The document went on to say, in the most florid legalese four fifteen year olds had been able to devise, that they bound themselves by magical contract to the furtherment of magical mischief making, that all four were equal partners, that policy-making decisions required a 75% majority vote, and that the corporation and surviving partners were designated the beneficiaries of any corporate assets held by each partner, should any such partner die, become incapacitated, or date Vivienne LeStrange. (That last had been included at Sirius's insistence, after the tarty little Ravenclaw had turned him down for the fifth time.)

They had been as serious as they ever were, and Remus remembered the thrill of hope he'd had when they'd sworn they would go into business together after Hogwarts.

"Marauders Forever!" Sirius proclaimed as he added his signature with great looping flourishes.

"It'll be brilliant, won't it, Remus?" James asked, practically bouncing with excitement. "With Sirius and me to dream up the ideas and you to figure out how to make them work, and Wormtail to test everything - we can't lose! We're going to be rich and famous!"

"I'll settle for being comfortably obscure, thanks, Prongs," Remus said with a grin, signing beneath Sirius.

"We'll get a shop in Diagon Alley," Peter said solemnly. "My uncle's in real estate; I'm sure he can get us a good bargain on a prime spot. Maybe near Fortescue's, even!"

"You and your sweet-tooth, Pete! Gah, you're not going to fit in your robes, one of these days," Sirius jibed.

"No, really, it'd be the best place! Kids eating ice cream will come see the window displays and drag their parents in! We'll get a lot of foot traffic. Plus, Flourish and Blotts is right around the corner, so we'll get the school crowd every summer!" Peter said, looking dreadfully earnest.

"I nominate Peter Chief of Marketing!" James declared.

"I second the nomination!"

"All in favour? Aye!"



There was still a faint glint of magic sparkling from their signatures; quite enough to prove the document magically legal and binding. The Department of Magical Commerce had poked and prodded the parchment, and the examining wizard had pursed his lips and muttered over the witnesses' signatures (Hagrid, Madame Rosmerta, and Professor Flitwick, who had always rather winked at their more spectacular japes), but in the end, they had to admit that Marauders' Magical Mischief Management, Incorporated was a bona fide magical corporation, and that Remus J. Lupin, as sole surviving partner, was President, Chairman, Treasurer, Marketing Director, and Lord High Everything Else.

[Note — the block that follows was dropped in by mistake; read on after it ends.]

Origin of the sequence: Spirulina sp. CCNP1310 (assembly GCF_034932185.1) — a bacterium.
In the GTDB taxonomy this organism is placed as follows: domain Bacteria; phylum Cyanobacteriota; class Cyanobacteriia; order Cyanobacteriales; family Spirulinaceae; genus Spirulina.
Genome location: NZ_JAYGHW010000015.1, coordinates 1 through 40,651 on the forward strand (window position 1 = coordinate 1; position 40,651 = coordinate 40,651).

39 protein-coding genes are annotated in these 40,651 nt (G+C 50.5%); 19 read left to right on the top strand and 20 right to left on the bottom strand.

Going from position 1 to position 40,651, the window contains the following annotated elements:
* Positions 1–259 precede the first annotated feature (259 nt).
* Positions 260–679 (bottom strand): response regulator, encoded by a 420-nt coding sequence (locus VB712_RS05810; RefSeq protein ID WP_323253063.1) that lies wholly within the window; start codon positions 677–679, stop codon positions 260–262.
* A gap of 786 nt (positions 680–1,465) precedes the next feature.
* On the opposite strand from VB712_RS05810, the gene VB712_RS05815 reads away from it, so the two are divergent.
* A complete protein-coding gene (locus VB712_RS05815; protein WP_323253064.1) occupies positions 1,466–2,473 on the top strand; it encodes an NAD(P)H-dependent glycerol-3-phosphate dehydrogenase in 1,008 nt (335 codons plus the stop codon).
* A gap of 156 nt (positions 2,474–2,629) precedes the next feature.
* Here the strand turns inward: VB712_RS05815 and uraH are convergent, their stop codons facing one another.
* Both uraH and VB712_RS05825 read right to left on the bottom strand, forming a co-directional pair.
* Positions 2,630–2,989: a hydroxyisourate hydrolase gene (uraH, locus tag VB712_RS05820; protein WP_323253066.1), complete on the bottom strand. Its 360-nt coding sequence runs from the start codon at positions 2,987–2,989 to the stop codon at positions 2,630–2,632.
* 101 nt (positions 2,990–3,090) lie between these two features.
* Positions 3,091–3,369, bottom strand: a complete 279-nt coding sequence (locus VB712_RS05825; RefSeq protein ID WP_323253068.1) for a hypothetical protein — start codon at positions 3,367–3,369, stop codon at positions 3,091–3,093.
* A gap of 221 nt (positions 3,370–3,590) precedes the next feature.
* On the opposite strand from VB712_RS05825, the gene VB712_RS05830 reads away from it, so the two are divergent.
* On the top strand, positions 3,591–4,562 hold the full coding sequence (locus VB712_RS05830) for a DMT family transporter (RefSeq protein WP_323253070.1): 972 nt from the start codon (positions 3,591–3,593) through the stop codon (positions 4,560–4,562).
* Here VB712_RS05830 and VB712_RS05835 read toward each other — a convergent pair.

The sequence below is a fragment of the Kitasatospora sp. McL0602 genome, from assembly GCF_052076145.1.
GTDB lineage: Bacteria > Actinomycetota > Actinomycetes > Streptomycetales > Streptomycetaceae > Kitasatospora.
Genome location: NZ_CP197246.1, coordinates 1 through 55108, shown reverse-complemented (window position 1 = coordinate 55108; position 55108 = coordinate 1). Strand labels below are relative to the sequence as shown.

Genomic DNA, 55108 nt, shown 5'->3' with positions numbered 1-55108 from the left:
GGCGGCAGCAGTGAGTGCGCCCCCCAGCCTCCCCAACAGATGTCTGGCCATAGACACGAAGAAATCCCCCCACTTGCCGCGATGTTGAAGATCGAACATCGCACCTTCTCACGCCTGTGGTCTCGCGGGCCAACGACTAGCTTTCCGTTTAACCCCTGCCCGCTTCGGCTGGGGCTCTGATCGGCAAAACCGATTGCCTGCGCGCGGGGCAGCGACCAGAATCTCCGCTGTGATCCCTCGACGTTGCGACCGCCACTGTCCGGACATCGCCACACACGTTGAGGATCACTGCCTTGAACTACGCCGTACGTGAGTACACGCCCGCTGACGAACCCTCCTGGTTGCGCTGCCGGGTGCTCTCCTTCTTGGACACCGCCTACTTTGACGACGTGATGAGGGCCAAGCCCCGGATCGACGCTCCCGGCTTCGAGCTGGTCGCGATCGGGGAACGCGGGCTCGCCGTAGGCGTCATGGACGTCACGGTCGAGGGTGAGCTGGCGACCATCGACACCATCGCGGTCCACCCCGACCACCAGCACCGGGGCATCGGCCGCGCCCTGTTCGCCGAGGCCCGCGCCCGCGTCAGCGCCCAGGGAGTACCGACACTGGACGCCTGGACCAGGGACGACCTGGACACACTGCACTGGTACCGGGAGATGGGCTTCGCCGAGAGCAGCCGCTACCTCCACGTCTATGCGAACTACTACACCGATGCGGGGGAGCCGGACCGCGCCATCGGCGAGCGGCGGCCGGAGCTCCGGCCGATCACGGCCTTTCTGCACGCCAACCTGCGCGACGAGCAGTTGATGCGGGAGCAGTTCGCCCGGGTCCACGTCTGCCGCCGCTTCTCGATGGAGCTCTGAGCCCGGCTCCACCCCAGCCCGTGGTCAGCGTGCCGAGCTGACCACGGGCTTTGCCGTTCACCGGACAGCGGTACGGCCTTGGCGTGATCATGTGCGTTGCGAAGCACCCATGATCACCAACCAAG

Weasleys' Wizarding Wheezes had promptly issued a research and development contract to MMMMI, and Remus Lupin was finally able to make a decent living.

It wasn't a "secure position," at least not on the books. The contracts ran only from project to project, but he usually had three or four going at once. The boys' shop had been doing well since the war ended, and the business outlook was good. His commission rate was enough to keep him comfortable, and as he had told them, his needs were simple. It wasn't as if he had a wife and family to provide for, and years of scrimping had left him with no taste for spending money just because he had it. He paid his rent, ate out or bought take-away when he felt like it, purchased the occasional book that caught his attention, and kept himself in decent clothing. Most importantly, he could afford to purchase Wolfsbane Potion from one of the rather few apothecaries that were able to provide it. It wasn't as good as the formulation he had taken while teaching, or during the war, but it kept him safe and sane for those critical nights each month. It was his one luxury. He might never travel around the world or collect rare first editions, but he was not a danger to society, and he was comfortable.